WATERTOWN, WISCONSIN, a city of Dodge and Jefferson counties, Wisconsin, U.S.A., on both banks of the Rock river, about 45 m. W.N.W. of Milwaukee. Pop. (1800) 8755; (1900) 8437, including 2447 foreign-born; (1905, state census) 8623; (1910) 8829. Watertown is served by the Chicago & North- Western and the Chicago, Milwaukee & St Paul railways, and by an interurban electric line, connecting with Milwaukee. It is the seat of North-western University (1865; Lutheran), which includes collegiate, preparatory and academic departments, and had in 1908-1909 ii instructors and 283 students, and of the Sacred Heart College (Roman Catholic, opened in 1872 and chartered in 1874), under the Congregation of the Holy Cross. There are also a Canegie library, a Lutheran Home for the Feeble-Minded, and a City Hospital. The Rock river furnishes water-power which is utilized for manufacturing. The value of the factory product in 1905 was $2,065,487. The city is situated in a dairying and farming region. The municipality owns and operates its waterworks. Watertown was founded about 1836 by settlers who gave it the name of their former home, Watertown, New York. Afterwards there was a great influx of Germans, particularly after the Revolution of 1848, among them being Carl Schurz, who began the practice of law here. Germans by birth or descent still constitute a majority of the population. Watertown was incorporated as a village in 1849, and was chartered as a city in 1853.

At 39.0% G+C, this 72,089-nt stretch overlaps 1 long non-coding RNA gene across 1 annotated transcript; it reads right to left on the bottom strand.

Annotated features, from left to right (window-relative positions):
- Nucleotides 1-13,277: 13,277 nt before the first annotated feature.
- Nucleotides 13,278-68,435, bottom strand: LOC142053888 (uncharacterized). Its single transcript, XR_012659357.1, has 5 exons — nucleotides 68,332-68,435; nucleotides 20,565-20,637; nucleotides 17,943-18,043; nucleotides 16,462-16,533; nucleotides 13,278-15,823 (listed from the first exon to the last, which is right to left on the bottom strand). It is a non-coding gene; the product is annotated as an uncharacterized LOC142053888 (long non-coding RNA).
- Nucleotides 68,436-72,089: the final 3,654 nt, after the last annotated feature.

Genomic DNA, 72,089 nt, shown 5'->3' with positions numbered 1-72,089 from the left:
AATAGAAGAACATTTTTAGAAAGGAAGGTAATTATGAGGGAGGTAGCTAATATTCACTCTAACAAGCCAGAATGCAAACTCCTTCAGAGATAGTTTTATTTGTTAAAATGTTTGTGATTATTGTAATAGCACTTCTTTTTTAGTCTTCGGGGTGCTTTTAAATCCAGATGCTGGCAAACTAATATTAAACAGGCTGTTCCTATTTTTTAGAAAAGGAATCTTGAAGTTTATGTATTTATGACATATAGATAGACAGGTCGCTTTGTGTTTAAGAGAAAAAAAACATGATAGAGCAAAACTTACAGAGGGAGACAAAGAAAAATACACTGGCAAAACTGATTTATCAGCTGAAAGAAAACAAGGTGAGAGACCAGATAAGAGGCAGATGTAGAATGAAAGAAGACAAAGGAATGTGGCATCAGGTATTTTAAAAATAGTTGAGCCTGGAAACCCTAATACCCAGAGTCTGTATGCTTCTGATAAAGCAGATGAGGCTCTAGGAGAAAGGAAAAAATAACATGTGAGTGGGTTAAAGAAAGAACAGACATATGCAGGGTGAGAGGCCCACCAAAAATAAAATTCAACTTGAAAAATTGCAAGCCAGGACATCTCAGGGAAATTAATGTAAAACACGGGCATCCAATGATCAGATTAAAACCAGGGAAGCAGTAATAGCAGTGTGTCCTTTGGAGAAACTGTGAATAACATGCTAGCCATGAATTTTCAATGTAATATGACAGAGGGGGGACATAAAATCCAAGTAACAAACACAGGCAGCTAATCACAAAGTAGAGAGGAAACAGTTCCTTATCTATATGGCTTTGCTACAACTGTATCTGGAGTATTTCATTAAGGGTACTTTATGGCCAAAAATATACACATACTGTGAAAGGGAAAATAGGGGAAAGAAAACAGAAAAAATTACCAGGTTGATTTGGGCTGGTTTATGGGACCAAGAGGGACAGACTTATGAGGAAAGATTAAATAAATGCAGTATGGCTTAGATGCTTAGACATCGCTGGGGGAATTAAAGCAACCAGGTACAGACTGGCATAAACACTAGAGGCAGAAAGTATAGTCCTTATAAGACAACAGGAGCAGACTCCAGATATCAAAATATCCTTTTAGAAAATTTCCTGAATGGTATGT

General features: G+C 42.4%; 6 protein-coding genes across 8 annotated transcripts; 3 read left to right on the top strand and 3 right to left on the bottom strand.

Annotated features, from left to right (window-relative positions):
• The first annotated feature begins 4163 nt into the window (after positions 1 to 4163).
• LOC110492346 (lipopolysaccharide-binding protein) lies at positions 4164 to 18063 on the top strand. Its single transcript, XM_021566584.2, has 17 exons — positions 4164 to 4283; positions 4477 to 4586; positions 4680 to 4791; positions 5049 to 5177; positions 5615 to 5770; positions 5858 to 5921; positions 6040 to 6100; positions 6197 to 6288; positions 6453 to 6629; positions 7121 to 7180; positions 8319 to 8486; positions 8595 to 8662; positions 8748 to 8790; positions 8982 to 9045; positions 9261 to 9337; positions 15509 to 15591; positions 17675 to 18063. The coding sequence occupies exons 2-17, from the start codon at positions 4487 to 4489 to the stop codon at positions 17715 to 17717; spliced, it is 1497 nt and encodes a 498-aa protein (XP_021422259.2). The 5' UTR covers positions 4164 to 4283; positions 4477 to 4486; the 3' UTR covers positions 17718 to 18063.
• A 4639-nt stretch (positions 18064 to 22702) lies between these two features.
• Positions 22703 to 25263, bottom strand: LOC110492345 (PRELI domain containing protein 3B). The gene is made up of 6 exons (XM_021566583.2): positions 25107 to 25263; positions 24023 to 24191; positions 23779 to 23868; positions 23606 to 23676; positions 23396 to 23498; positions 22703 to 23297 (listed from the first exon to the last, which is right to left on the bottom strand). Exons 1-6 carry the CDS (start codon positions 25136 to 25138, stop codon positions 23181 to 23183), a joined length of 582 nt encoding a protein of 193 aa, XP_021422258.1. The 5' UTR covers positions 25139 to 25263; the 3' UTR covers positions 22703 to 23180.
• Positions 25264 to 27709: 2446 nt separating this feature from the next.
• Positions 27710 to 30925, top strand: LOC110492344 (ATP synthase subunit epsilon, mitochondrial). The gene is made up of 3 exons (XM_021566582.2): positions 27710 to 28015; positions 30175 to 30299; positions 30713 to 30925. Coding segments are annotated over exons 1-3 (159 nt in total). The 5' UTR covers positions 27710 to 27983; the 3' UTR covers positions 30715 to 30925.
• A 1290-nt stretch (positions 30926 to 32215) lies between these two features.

Note - this article incorporates content from Encyclopaedia Britannica, Eleventh Edition, (1910-1911)